December 31, 2005


...the call of the linking sheep. I join the herd. But you should watch this. It's brilliant. (Shockwave Flash required, no video). o/~...this is the Ultimate Showdown...of Ultimate Destiny...good guys bad guys and far as the eye can see...o/~

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Car Dancing Par Excellence

Via MeFi, an awesome sequence of autodancing from carmaker Isuzu's ad campaign in the mid-1980s. Pity about the model of car chosen to receive this treatment, but ah well. Bear in mind, this was shot without special effects (according to the link, AFAICT) other than props such as ramps and the like.

Seriously, da-a-a-mn.

I recall, during the same period, there was an ad shot for a Renault (the Fuego?) on upper Park Avenue, Manhattan. I remember arriving in that area to visit a friend, and realizing that every car in every parking place for as far as I could see was a red Renault Fuego. There were security guards on each corner with radios, and the cars were all under plastic covers, but that didn't really detract from the sheer oddity of the view. The ad, IIRC, was essentially a crossfade shot where the 'normal' Park Avenue traffic faded into a stream of identical red Fuegos.

But they were just driving along sedately.

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December 30, 2005


I had waaay too much fun reading the ginormous list of myths suggested to Mythbusters.

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December 27, 2005


This is a review of the 2003 film Kontroll that I wrote for a website on which I spend too much time.

Kontroll was made in 2003, in Hungary, by Nimród Antal. It is his first film. It was re-released in the United States in April, 2005. An American ( Zone 1) DVD is now available.

Everybody hates us. That's just the way it is. - Bulcsú

Tell me a story about trains.

Underneath the City, there is another world. One which winds between the roots and sinews of the world we build; one where the human obsession with authority over people, place and time is played out to the fullest. In the Underground, it all dances to the System's tune: people, trains, escalators, gates, lights, day, night, go, stop - all of it.

The Budapest Metro is the oldest in the world. It is a zoned system; for those of you who have never taken a zoned European-style subway, you purchase a ticket at entry, and (in some) pay a fare based on your trip when you exit. One thing is constant, however - you must retain your ticket or pass, or else you are subject to Kontroll.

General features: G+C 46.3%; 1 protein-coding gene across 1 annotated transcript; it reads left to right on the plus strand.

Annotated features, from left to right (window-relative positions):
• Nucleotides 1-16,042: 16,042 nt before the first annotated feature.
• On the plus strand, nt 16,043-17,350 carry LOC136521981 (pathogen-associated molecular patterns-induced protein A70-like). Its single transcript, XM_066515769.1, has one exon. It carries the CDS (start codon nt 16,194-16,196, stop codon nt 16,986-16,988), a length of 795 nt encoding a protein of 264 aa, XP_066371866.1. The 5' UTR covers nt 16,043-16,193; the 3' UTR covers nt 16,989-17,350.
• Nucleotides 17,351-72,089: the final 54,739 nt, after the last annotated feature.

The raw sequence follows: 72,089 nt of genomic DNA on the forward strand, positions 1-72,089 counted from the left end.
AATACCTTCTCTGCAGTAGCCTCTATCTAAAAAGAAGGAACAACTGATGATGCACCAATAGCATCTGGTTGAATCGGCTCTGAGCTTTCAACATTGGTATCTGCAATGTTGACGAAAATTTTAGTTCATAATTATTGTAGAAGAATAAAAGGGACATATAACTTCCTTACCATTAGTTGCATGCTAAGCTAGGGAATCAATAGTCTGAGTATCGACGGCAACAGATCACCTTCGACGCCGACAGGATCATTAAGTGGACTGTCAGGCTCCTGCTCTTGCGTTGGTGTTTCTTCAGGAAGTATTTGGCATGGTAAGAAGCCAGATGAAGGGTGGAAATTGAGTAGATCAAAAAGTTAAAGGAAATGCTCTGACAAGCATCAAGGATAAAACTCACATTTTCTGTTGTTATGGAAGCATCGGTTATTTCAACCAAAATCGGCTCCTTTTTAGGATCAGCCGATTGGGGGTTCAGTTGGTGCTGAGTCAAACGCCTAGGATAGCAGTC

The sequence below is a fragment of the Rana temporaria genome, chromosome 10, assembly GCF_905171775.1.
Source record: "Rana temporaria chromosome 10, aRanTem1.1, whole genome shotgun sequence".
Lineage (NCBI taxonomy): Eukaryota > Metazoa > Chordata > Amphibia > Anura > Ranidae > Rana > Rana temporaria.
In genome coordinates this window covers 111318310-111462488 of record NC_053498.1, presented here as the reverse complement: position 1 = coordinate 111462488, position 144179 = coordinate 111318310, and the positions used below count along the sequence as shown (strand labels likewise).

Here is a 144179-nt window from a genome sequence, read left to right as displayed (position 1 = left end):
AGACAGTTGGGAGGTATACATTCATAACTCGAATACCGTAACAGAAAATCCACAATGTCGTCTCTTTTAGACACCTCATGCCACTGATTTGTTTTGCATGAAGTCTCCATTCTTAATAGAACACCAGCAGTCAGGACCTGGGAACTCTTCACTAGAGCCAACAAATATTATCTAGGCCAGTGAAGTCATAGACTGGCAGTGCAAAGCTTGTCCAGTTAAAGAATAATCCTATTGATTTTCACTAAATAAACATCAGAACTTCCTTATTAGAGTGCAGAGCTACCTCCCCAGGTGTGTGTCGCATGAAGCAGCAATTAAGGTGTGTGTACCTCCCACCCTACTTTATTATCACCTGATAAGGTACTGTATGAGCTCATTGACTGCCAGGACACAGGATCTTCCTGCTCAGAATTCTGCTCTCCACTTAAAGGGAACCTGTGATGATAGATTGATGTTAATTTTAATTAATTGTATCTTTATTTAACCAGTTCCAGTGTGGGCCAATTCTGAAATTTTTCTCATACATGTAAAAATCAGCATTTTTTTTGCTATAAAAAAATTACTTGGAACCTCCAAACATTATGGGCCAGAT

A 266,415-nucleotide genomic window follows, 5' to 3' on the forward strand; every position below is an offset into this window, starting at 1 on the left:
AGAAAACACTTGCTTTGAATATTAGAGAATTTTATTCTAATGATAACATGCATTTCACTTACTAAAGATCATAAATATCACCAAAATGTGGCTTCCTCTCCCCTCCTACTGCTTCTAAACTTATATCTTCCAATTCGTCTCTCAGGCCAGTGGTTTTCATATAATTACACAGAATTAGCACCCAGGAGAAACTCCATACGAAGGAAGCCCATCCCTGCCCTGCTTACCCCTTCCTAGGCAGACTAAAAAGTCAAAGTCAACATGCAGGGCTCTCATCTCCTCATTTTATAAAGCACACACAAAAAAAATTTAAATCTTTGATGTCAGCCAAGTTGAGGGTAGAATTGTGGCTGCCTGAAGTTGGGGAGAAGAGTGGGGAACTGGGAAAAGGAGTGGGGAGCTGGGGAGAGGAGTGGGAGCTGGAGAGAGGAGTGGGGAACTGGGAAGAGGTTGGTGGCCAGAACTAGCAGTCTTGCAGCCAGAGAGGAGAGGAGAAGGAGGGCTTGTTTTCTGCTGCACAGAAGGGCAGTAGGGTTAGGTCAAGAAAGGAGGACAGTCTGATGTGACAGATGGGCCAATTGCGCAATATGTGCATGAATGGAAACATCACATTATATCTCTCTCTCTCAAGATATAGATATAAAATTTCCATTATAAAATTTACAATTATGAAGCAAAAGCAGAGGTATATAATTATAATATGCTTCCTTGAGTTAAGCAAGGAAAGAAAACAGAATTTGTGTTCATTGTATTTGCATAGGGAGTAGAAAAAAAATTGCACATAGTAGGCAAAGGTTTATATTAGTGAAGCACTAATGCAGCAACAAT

There are inspectors in the subways, who rove the system and require passengers to present their tickets or passes in order to prevent what New Yorkers call 'turnstile hopping.' In the Budapest Metro, they are called Kontroll. Being stopped is being 'Kontrolled'.

In this world, they move in 'crews' - groups of five. We follow one in particular - a young man named Bulcsú. He isn't like the others - in the opening scene, we see him waking up to the flicker of massed flourescent lights as they ting on, his arms crossed in his leather jacket, his head against a pillar. He is sleeping on a Metro platform. As the first train of the day thunders into the station, he rises slowly and wearily, not noticing his slow nosebleed.

Thus begins Kontroll.

It's not a comedy, though it has hilarious moments. It's not a thriller, though there are chases, escapes, and confrontations. It's not a romance, despite a man and a woman finding each other in the System. It's not a mystery, despite deaths and killers.

It just is.

We watch Bulcsú and his crew - the Professor, Muki the narcoleptic, Tibi the new guy, and Lecsó - work the System. Rivalry with another crew takes its toll. The sudden rash of 'jumpers' in the system takes its toll. The passengers - the job itself - take a toll; we watch as the crew becomes more and more battered as the film goes on, legacy of scrapes, accidents, or too often assault. There is a tormentor in the system, who ambushes Kontroll with spray cans of shaving cream before running; he is their Unicorn, named Bootsie - none of them have ever caught him.